If not anything i would have some nice project to work on,   i would sand wood maybe use somekind color i think i would bring it to life again.

I feel exited because this is my first leather (cowhide) bellows that i have.

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I will see what i would do to it, i hope that leather is restorable. There are couple of holes, valves need to be made new, wood is in bad condition some planing sanding could make job easy, but i don't guarantee anything,

It was with shiping cost around 20 dollars.

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The middle board is not supposed to move; so why interesting? In the second picture UP from the bottom: the bottom board is toward the top of the picture and the top board is toward the bottom of the picture.  The valves were probably simple pieces of leather I'd Fasten them at one point of the triangle and then in the middle of the opposing edge and let the other 2 points "flap".  How did they do theirs?

I made mine round and used light gauge aluminium sheet metal covered in glued on felt to make a valve.  Also a loose small hinge and a simple cage to keep the valve from flipping over in use. Gravity and air pressure makes them seat.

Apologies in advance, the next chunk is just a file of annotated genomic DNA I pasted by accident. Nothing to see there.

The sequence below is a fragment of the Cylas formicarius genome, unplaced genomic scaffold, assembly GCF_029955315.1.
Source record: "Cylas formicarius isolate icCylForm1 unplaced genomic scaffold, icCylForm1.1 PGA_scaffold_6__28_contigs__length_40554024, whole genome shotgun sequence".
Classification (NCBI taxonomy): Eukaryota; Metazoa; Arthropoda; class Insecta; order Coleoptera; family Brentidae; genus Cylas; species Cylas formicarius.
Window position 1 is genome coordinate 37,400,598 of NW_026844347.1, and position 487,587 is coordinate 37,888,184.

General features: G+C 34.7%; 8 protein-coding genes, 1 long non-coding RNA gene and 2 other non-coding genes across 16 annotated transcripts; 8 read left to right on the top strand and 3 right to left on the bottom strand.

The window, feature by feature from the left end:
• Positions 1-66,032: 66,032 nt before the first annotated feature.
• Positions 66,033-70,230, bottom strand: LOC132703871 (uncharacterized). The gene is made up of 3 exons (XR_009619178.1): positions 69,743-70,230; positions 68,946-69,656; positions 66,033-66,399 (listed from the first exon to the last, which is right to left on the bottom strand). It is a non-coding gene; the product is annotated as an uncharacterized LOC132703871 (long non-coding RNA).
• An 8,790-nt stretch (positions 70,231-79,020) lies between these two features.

Remember the way it works is the bottom section feeds air into the top and the top feeds air into the fire.  So the top is solid and has no holes and the bottom and the middle board have holes with flapper valves.   Since the top is always pushing air out it doesn't need a check valve to keep from inhaling hot gasses from the forge .

Definitely trace the leather to make a pattern for you new set of "leathers".   The frame should suspend the bellows by the middle board letting the other two boards move.

You may want to sew  a cord to the outside of the leathers  on each section to keep them from ballooning out.  My larger double lunged bellows had arched pieces of wood to make an hollow center intermediate board between top and middle and middle and bottom boards;  (hinged as well), to keep it from ballooning out.

To fasten the canvass I used instead of leather I used small nails with large heads AND I ran a piece of pallet strapping around the edge of the boards outside punching holes in it for the nails.  Didn't need replacing in 20 years!